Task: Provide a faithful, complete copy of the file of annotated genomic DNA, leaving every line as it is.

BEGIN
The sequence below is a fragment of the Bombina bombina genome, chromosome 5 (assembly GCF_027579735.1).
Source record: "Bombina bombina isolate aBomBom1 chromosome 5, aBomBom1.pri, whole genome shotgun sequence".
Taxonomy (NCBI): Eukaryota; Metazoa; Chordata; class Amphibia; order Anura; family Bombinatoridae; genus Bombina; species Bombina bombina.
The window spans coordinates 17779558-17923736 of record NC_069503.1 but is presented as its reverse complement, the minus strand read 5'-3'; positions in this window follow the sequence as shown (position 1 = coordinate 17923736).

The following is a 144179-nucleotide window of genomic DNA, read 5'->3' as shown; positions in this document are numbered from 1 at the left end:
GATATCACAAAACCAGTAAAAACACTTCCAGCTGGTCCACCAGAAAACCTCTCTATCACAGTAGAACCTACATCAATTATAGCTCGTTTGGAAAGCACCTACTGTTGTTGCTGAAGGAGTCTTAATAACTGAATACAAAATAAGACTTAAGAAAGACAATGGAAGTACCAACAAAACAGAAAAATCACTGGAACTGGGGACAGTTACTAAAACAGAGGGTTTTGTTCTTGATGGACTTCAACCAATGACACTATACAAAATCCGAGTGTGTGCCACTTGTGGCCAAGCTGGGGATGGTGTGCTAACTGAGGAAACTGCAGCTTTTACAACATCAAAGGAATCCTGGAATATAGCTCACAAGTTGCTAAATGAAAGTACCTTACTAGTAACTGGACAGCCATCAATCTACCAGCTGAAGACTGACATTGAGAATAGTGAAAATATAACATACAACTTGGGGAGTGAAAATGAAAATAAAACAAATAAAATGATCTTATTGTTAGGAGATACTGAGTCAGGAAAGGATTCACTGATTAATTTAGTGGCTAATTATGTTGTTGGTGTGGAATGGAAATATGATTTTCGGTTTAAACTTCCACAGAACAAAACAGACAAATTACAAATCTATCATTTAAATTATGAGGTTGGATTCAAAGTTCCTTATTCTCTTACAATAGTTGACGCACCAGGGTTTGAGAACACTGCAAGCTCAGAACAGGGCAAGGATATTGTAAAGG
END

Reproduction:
The sequence below is a fragment of the Bombina bombina genome, chromosome 5 (assembly GCF_027579735.1).
Source record: "Bombina bombina isolate aBomBom1 chromosome 5, aBomBom1.pri, whole genome shotgun sequence".
Taxonomy (NCBI): Eukaryota; Metazoa; Chordata; class Amphibia; order Anura; family Bombinatoridae; genus Bombina; species Bombina bombina.
The window spans coordinates 17779558-17923736 of record NC_069503.1 but is presented as its reverse complement, the minus strand read 5'-3'; positions in this window follow the sequence as shown (position 1 = coordinate 17923736).

The following is a 144179-nucleotide window of genomic DNA, read 5'->3' as shown; positions in this document are numbered from 1 at the left end:
GATATCACAAAACCAGTAAAAACACTTCCAGCTGGTCCACCAGAAAACCTCTCTATCACAGTAGAACCTACATCAATTATAGCTCGTTTGGAAAGCACCTACTGTTGTTGCTGAAGGAGTCTTAATAACTGAATACAAAATAAGACTTAAGAAAGACAATGGAAGTACCAACAAAACAGAAAAATCACTGGAACTGGGGACAGTTACTAAAACAGAGGGTTTTGTTCTTGATGGACTTCAACCAATGACACTATACAAAATCCGAGTGTGTGCCACTTGTGGCCAAGCTGGGGATGGTGTGCTAACTGAGGAAACTGCAGCTTTTACAACATCAAAGGAATCCTGGAATATAGCTCACAAGTTGCTAAATGAAAGTACCTTACTAGTAACTGGACAGCCATCAATCTACCAGCTGAAGACTGACATTGAGAATAGTGAAAATATAACATACAACTTGGGGAGTGAAAATGAAAATAAAACAAATAAAATGATCTTATTGTTAGGAGATACTGAGTCAGGAAAGGATTCACTGATTAATTTAGTGGCTAATTATGTTGTTGGTGTGGAATGGAAATATGATTTTCGGTTTAAACTTCCACAGAACAAAACAGACAAATTACAAATCTATCATTTAAATTATGAGGTTGGATTCAAAGTTCCTTATTCTCTTACAATAGTTGACGCACCAGGGTTTGAGAACACTGCAAGCTCAGAACAGGGCAAGGATATTGTAAAGG